We dropped the American couple back on shore because of a meeting they had to go for and Jehan and I headed out back to the Cargo Wreck. The weather had deteriorated somewhat and the chop was even stronger. Anchoring onto the wreck it was apparent we would have to descend in a strong current which whipped at my mask and reg as we went down the line hand over hand.

Getting to the wreck we were greeted by around 4m of visibility and as we swam down the ghostly ship, an etch in the blue ocean we were greeted by a huge sand patch that the current had pushed out from underneath the ship. You could see the swirl of water coming through and pulling Snappers under and over the bottom of the ship. Noting that it would be quite unpleasant being stuck under a shipwreck we moved up the ship out of harms way. Jehan took a small break to swim into the ship a bit while I hung around and watched him swim around for a bit from a porthole. We then swam into one of the huge cargo holds and hung there in the semi-darkness, watching what looked like gigantic Snappers and Wrasses swimming around a few meters away from us. The gloom meant we could only see a distant silvery shimmer in the blackness as the fish moved around. A spooky experience which was heightened by the fact that I was again having issues with the uncomfortable replacement mask (I had left my extra strap at home).

Swimming out back into daylight with a sense of relief we were surprised to see three very large Porcupine fish hanging out by the mast, a new site for me as the ones I had seen before were usually fairly small and down at the bottom of the wreck. To top off what was undoubtably an eerie dive, we took up the anchor and left around 5m of line so we could maintain our depth during our safety stop.

With the anchor off the bottom, the boat was pushed along with the current and it was an eerie experience to hang on, the water seemingly whipping past us, blurrily blue as we hung in the middle of the giant expanse of the ocean. Quite a humbling experience actually, on how small an individual really is in this big blue planet.


The Golden Gecko (Moneragala Chronicles)

As a word of explanation, I once spent two months living in a little village in Maragalakanda, close to Moneragala back in 2004. My purpose, living there without electricity or running water, was to study bird diversity in an agroforestry scheme for my MSc. This was when the photography bug first bit so there are some tales worth telling and some photos worth showing, though the latter were for the most part taken with a dinky Canon G3. For more of the Moneragala Chronicles click here.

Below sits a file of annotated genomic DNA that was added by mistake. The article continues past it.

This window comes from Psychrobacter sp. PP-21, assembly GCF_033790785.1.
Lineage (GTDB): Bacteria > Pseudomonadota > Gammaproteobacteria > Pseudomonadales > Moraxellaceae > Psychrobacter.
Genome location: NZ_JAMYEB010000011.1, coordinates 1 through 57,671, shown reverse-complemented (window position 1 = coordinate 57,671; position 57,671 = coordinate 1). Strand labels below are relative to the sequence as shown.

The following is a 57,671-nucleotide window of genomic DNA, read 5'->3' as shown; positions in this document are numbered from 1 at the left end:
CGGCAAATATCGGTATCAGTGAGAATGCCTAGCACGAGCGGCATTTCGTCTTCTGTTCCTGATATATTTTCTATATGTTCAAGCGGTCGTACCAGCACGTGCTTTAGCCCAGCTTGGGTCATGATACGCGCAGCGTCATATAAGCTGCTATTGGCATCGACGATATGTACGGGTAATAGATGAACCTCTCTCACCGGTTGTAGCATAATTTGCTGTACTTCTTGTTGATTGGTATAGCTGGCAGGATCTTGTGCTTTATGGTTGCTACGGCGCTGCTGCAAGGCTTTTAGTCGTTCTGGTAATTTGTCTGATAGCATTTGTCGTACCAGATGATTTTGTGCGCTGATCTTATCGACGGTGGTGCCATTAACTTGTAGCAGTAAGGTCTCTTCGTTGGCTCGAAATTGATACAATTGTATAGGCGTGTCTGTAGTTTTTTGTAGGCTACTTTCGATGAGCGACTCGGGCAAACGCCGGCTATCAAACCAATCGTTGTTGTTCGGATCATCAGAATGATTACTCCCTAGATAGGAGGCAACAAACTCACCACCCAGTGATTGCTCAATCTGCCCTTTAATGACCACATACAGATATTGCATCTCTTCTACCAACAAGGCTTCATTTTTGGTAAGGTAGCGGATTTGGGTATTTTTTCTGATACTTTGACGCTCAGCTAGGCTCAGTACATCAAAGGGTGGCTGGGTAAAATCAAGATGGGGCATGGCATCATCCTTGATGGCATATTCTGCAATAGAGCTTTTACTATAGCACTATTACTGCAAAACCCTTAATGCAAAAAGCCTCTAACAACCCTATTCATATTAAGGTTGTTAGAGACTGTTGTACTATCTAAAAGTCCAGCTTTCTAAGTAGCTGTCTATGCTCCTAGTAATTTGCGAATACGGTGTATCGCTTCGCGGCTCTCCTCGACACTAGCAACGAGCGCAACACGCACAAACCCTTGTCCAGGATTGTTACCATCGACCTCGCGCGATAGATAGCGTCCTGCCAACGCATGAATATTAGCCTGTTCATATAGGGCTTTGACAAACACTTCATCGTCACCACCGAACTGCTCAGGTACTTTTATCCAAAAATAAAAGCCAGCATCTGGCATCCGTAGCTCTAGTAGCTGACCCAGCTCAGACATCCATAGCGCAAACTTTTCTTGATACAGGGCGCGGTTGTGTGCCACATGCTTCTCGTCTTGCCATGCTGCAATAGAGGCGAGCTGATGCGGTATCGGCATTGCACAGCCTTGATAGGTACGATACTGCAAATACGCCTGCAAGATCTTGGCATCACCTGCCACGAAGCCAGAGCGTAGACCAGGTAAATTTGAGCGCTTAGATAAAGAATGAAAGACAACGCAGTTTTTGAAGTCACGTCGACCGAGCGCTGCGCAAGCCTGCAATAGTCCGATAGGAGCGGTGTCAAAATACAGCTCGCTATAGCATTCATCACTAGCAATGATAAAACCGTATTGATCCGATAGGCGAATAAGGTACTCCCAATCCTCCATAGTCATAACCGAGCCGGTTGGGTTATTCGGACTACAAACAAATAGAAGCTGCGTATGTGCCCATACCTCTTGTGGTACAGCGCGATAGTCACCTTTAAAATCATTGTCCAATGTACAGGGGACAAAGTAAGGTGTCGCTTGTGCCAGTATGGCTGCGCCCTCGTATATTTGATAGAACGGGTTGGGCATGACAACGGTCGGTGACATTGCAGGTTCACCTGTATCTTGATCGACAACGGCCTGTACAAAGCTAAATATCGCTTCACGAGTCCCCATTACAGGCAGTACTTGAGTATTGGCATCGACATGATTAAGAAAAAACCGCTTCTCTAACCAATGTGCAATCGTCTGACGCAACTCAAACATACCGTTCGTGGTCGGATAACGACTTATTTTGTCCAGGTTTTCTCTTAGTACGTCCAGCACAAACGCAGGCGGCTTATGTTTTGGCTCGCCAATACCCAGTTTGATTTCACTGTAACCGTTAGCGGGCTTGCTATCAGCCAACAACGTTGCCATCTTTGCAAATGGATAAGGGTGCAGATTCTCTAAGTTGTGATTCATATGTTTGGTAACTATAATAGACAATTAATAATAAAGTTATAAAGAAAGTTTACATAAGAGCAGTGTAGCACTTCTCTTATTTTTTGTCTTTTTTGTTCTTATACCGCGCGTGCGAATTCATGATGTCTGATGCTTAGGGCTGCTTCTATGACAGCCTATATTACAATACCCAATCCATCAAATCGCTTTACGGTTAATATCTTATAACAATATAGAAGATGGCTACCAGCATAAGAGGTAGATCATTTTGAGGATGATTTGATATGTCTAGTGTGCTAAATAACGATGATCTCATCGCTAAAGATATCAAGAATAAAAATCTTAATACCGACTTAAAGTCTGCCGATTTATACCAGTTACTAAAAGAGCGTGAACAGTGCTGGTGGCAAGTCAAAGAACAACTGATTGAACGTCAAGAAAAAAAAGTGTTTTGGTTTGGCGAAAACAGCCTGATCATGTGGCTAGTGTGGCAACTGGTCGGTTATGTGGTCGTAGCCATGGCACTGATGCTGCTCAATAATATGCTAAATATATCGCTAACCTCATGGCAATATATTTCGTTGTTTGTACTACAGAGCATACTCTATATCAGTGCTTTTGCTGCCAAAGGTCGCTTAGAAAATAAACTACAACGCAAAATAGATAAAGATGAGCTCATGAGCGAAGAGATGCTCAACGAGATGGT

Calodactylodes illingworthorum, not exactly a name that rolls off the tongue is it? Luckily it also goes by the somewhat less tongue-twisting name the Golden Gecko. It was, courtesy of my herpetology crazy assistant, my first introduction to the fascinating array of Sri Lanka's Geckos. Rather astonishingly Sri Lanka enjoys a grand total of 42 species of Geckos of which a staggering 31 are endemic to the country, i.e. found nowhere else in the world except our sunny island. Certainly makes you look twice at the Hunas skittering around you doesn't it? illingworthorum is not only endemic to Sri Lanka but was officially described only in 1953 by that Dion of paleontology and zoology of old Lanka, P.E.P. Deraniyagala.

A wary Golden Gecko (Calodactylodes illingworthorum)

Unfortunately the Golden Gecko along with most of Lanka's diverse and endemic reptiles are threatened by habitat destruction by clearing of forest and expansion of agriculture. This is especially a problem for species like illingworthorum which live on discrete boulder outcrops and the destruction of habitat can isolate populations very easily. Continued isolation and destruction of their boulder habitats could lead to that one way alley out of which there is no return, extinction.

Our first sighting of illingworthorum was at dusk as we washed at the stream close to our quarters. As dusk set and the birds started their night calls amongst the rushing water, a dark shape shot across one of the boulders that scattered the banks of the stream. As a call for action for a couple of interested animal geeks, this was a clarion call. Hastening to get our torches we searched high and low amongst the boulders. Eventually finding a small cave, we bravely (well I might have shivered a bit at the prospect) crouched down into it.